NUS researchers develop new smart gaming glove
The InfinityGlove™ was developed by a team of NUS researchers led by Professor Lim Chwee Teck (left). With him are two members of the research team, Dr Yeo Joo Chuan (centre) and Dr Yu Longteng (right)
Simply flex your index finger to fire your weapon and rotate your wrist clockwise to move forward. Immersive controls have always been a pipedream in the world of gaming, but is steadily becoming reality. A team of researchers from NUS, led by Professor Lim Chwee Teck, has developed a smart glove – called ‘InfinityGlove™’ – that allows users to mimic a variety of in-game controls using simple hand gestures.
While the concept of controlling a game using your hands is not new, the main problems have always been weight and flexibility. The current generation of smart glove type controllers available on the market are usually bulky and rigid as they rely on conventional sensors which put the hard in hardware.
The InfinityGlove™, overcomes existing problems with weight and flexibility by weaving ultra-thin, highly sensitive microfibre sensors into the material of the glove. These sensors are not only lightweight and accurate, but also fulfil the role of wires thus reducing the need for additional wiring. Currently, the prototype weighs about 40 grams, and is flexible and comfortable.
Precise and quick gesture-based remote control
Currently, each InfinityGlove™ contains a total of five thread-like sensors, one for each finger. This network of sensors can interface with the game software to produce accurate three-dimensional (3D) positions of a moving hand. Various gestures made by the user’s hands are then mapped to specific inputs that are found on a regular controller. To date, the team has mapped a total of 11 inputs and commands which will allow users to play games such as Battlefield V.
The application of this microfibre sensor technology is the breakthrough innovation that enables the InfinityGlove™ to accurately map finger gestures for human-machine interaction. The sensor is made up of a thin and stretchable rubber-like microfibre, about the same thickness as a strand of human hair, that is filled with a conductive liquid metal. A small electric current runs through the conductive liquid metal, creating an electrical reading signal that changes when the fibres are bent and as the liquid metal is displaced. This microfibre sensor was developed by the team back in 2017 and was previously used to measure pulse and bandage pressure, but they have since adapted it for the smart glove by improving the strain sensing capabilities.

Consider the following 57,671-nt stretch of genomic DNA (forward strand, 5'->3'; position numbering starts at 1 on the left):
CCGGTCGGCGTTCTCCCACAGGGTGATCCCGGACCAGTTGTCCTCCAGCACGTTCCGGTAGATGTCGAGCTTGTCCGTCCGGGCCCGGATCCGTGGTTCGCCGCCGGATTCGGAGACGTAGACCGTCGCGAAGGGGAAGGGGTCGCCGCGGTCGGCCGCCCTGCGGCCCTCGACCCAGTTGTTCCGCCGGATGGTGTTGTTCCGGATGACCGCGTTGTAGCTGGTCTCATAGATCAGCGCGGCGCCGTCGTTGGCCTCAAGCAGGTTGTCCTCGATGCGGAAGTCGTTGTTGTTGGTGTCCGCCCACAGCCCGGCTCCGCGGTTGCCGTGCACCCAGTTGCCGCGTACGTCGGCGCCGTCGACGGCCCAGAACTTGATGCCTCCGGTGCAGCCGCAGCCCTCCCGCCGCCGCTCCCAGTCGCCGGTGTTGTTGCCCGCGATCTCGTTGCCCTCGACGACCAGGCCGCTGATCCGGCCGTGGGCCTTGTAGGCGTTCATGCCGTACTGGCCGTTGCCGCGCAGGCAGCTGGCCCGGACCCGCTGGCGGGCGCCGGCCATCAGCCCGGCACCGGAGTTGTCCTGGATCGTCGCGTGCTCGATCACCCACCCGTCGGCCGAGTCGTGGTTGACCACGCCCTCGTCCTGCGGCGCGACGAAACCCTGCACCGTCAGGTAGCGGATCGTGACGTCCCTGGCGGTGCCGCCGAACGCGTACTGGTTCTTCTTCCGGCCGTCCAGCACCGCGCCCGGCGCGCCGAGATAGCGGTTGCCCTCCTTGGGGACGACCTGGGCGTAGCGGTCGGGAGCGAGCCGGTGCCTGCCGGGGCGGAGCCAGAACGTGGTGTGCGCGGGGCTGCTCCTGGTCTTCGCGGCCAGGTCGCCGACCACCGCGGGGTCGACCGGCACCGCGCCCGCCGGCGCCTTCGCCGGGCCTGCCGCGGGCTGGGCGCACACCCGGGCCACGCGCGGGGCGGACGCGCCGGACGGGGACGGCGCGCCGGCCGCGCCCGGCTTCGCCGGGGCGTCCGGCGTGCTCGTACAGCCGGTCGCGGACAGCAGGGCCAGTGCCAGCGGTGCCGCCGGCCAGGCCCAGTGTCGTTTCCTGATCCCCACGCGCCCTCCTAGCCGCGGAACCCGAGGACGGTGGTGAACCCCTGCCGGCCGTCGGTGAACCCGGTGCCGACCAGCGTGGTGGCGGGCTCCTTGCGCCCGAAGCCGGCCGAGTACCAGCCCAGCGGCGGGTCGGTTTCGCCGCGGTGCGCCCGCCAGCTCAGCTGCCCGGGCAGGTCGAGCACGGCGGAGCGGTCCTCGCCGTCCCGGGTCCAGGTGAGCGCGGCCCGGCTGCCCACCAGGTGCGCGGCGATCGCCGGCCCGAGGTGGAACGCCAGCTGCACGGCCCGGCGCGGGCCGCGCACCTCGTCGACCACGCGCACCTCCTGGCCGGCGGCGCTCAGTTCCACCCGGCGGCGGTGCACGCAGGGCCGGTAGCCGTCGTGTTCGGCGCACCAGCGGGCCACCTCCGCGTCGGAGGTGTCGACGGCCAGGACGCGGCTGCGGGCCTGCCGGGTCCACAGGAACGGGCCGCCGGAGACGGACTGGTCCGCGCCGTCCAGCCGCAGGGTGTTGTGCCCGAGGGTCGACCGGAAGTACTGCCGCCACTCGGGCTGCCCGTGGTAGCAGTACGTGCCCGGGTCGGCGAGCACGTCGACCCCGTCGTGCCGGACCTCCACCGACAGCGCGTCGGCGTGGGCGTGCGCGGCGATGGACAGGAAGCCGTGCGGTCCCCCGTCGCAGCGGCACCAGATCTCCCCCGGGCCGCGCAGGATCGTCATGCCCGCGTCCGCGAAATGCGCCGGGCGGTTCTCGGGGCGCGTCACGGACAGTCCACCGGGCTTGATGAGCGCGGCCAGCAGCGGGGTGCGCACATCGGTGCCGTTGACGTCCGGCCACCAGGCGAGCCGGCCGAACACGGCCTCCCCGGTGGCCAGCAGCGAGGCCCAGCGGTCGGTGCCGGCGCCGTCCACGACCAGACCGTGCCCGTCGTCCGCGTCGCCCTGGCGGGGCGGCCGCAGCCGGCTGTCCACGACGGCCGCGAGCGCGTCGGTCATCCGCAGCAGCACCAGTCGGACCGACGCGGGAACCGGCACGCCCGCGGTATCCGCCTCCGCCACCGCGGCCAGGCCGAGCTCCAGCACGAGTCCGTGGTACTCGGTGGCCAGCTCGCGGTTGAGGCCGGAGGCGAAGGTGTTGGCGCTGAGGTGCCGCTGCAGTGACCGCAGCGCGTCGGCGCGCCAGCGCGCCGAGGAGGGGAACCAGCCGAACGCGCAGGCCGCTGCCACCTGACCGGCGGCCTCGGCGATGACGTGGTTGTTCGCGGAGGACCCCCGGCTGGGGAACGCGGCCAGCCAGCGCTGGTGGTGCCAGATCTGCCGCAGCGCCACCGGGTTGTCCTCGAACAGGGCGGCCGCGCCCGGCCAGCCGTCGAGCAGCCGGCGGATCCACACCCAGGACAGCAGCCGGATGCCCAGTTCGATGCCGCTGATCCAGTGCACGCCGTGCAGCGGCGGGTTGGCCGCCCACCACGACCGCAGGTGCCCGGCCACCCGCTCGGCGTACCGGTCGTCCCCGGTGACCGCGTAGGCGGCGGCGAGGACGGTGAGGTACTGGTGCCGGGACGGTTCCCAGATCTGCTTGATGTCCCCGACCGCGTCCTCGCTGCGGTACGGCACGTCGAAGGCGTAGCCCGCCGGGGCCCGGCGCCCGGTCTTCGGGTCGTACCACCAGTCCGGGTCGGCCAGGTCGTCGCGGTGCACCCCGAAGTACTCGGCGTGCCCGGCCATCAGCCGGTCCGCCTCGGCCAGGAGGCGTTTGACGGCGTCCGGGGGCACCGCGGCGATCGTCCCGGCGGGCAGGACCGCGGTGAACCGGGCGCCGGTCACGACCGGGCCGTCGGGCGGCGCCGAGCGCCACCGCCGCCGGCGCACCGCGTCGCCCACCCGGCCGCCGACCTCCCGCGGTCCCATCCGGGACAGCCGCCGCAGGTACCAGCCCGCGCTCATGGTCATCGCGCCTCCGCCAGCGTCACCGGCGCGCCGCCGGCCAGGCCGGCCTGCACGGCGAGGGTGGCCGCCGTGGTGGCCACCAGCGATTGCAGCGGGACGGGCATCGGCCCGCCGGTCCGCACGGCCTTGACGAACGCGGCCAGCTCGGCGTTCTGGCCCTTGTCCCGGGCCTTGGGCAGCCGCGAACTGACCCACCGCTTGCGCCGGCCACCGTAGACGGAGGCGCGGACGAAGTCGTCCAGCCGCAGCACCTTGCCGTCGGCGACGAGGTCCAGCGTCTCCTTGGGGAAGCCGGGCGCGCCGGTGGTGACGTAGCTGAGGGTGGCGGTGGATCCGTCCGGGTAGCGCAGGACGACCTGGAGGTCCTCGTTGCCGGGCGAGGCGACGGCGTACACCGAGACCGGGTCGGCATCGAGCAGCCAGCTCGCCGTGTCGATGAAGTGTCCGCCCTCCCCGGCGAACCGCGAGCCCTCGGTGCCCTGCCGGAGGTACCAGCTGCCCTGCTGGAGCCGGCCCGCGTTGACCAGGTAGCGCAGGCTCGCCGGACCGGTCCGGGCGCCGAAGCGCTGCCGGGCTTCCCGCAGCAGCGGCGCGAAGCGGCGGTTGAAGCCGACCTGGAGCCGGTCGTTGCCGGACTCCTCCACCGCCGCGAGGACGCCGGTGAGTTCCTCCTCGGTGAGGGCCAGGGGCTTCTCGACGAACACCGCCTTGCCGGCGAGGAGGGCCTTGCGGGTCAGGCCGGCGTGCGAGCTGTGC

When linked up to the team’s proprietary software, the sensors can rapidly translate the gestures via electrical signals into command inputs at a speed that is almost the same as pressing a button on the keyboard. The InfinityGlove™ can be wirelessly connected to a computer and is lightweight.
Redefine gaming, rehabilitation and robotic control
The team took two years to develop a working prototype of the InfinityGlove™ and is also producing the microfibre sensors commercially for other applications.
Professor Lim Chwee Teck, Director of the NUS Institute for Health Innovation & Technology, said, “We were very much inspired by the need to remotely control tasks with just hand gestures. Current commercially available technology is not very responsive and causes a strain on the user’s hands after prolonged use due to their bulky setup. We envision that gesture-based control using our lightweight smart gloves can bring us one step closer to a truly immersive interface between humans and machines.”
Other applications for the InfinityGlove™ include hand rehabilitation for patients as gamification motivates patients to continue their hand exercise regimes through immersive play, and medical professionals can track the progress of their patient’s joint movements at the same time.
The NUS team’s next steps include extending the glove’s capabilities into the world of virtual reality, complex games and robotic control. This technology is being commercialised by an NUS start-up, Microtube Technologies, co-founded by Prof Lim and his team members, Dr Yeo Joo Chuan and Dr Yu Longteng.